Of course, while all this is going on, Bella is still trying to finagle the vampiric life she’s imagined since Edward put her change date on hold due to the imminent danger of Victoria’s newborns. The scene in which the pair hash out their future is another of my favorites, and they proceed to the day of the fight in agreement – they will get married (Edward’s demand), attempt to consummate the relationship while Bella’s still human (Bella’s idea), and then she will be turned.
The best part of this book, I think, is Meyer’s ability to temper heavy emotional scenes with a really fantastic wit. My favorite scenes were all ones like this – where what’s going on is sincerely emotionally charged, whether it be with anxiety, anger, concern or frustration – but Meyer manages to highlight the humor, awkward or otherwise. Several times I found myself chuckling, and yet feeling the characters unease as well. The portion of the story that takes place the night before the fight, with Jacob, Edward and Bella in the tent, is a perfect example of what I’m talking about. It was both hilarious and sad at the same time.
Unlike the preceding two books, in which the climax is either outside of Bella’s scope of knowledge (she’s on the brink of unconsciousness when Edward shows up to save her from James in Twilight (review)), or resolved without physical conflict (the Volturi’s menace in New Moon is purely verbal), Eclipse’s confrontation actually comes to violence. Edward goes tooth to tooth with Victoria while the rest of the Cullens handle the army of newborns she’s created. It’s a nice change of pace. Eclipse ramps up not only carnage, but raises the stakes in just about every way. While Bella is maturing, graduating from high school and taking her relationship with Edward to the next level, Meyer’s writing is maturing as well.
She develops Jacob’s feelings for Bella, and (much to the upset of some of the more passionate romantic readers) addresses Bella’s feelings for Jacob as well. I was pleased that she decided to take a more adult approach to their connection, and acknowledge that, while Edward is Bella’s true love, there are all kinds and levels of love out there. She also gives Edward and Bella’s relationship more depth. But that’s not to say that all is well. The first half of the book, while Bella is trying to include Jake back in her life, feels too drawn out. I really wished that Meyer had taken New Moon and Eclipse, cut out a lot of the long interludes where nothing much happens, and smooshed them together. It feels almost as if they were one story at some time, and it was cut in half and the two halves padded out to be two separate books. While they’re both enjoyable, they are each a little weak (although New Moon more so than Eclipse) and some of the padding seems needless.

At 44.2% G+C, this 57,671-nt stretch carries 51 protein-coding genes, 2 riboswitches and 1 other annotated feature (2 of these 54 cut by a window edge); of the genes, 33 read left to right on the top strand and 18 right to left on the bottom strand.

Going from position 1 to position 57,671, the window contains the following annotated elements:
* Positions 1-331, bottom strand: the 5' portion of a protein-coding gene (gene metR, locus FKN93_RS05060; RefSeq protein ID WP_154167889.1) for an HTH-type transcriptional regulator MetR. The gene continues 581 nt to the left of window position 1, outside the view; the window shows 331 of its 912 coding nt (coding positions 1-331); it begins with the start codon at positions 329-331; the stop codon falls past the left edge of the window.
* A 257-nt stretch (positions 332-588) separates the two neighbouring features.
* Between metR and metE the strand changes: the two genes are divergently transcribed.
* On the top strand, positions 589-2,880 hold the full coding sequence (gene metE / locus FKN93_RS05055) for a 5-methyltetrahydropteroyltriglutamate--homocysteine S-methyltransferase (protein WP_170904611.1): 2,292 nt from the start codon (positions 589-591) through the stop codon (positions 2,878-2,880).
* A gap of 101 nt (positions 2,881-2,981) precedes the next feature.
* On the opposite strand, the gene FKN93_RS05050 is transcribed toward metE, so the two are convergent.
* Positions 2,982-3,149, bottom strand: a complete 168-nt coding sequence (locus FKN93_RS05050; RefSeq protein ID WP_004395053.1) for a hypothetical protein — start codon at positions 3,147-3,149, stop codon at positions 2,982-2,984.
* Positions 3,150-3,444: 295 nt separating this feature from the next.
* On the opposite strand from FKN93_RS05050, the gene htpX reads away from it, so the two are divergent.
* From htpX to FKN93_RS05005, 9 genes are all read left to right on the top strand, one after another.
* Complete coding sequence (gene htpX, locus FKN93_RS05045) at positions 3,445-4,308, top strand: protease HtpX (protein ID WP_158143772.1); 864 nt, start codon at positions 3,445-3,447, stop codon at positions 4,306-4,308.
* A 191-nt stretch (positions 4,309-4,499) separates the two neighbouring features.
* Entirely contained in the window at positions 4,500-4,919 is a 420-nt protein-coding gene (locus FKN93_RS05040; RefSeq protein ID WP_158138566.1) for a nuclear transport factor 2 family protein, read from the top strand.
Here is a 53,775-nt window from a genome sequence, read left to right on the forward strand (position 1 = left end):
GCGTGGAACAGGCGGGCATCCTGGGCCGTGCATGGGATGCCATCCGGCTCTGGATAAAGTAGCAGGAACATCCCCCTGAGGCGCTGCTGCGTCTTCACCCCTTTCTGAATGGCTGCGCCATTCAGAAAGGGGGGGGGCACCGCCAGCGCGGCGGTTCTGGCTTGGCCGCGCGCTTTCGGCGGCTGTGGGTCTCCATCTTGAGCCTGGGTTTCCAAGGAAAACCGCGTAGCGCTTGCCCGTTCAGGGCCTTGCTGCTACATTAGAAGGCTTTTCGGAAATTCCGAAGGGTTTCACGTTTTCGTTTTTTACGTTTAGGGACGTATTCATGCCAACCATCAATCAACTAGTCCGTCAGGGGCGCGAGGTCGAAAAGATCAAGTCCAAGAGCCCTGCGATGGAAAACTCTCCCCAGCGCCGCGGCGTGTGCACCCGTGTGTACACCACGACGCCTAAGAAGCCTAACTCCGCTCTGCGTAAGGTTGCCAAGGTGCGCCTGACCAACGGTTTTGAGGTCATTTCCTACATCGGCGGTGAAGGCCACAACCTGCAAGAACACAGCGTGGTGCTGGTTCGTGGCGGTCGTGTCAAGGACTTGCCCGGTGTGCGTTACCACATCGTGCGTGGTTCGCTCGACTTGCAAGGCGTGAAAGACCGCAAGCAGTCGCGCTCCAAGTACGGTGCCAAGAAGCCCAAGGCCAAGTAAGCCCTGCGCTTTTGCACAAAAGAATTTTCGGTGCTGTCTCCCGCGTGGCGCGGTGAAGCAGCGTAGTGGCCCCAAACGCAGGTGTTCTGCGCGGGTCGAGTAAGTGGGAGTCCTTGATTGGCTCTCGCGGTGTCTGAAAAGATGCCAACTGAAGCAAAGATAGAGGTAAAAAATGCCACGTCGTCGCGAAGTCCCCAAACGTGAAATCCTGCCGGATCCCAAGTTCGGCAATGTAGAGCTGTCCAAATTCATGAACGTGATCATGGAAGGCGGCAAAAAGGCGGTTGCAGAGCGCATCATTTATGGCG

Still, Eclipse is a stronger book than New Moon by far and a really enjoyable read. Much like Twilight, it does a great job of leaving the reader’s appetite whetted for the next book. The added bonus of a chapter at the end told from Jacob’s perspective ends the book on a very high note (from a story-telling standpoint, rather than an emotional one) that’s well worth the shaky beginning. It’s hard to not get emotionally invested in these great characters, and Eclipse provides a good framework for them to inhabit. But the best part of it is the anticipation it builds for the next book. Meyer definitely knows how to leave the reader wanting more.
3 1/2 out of 5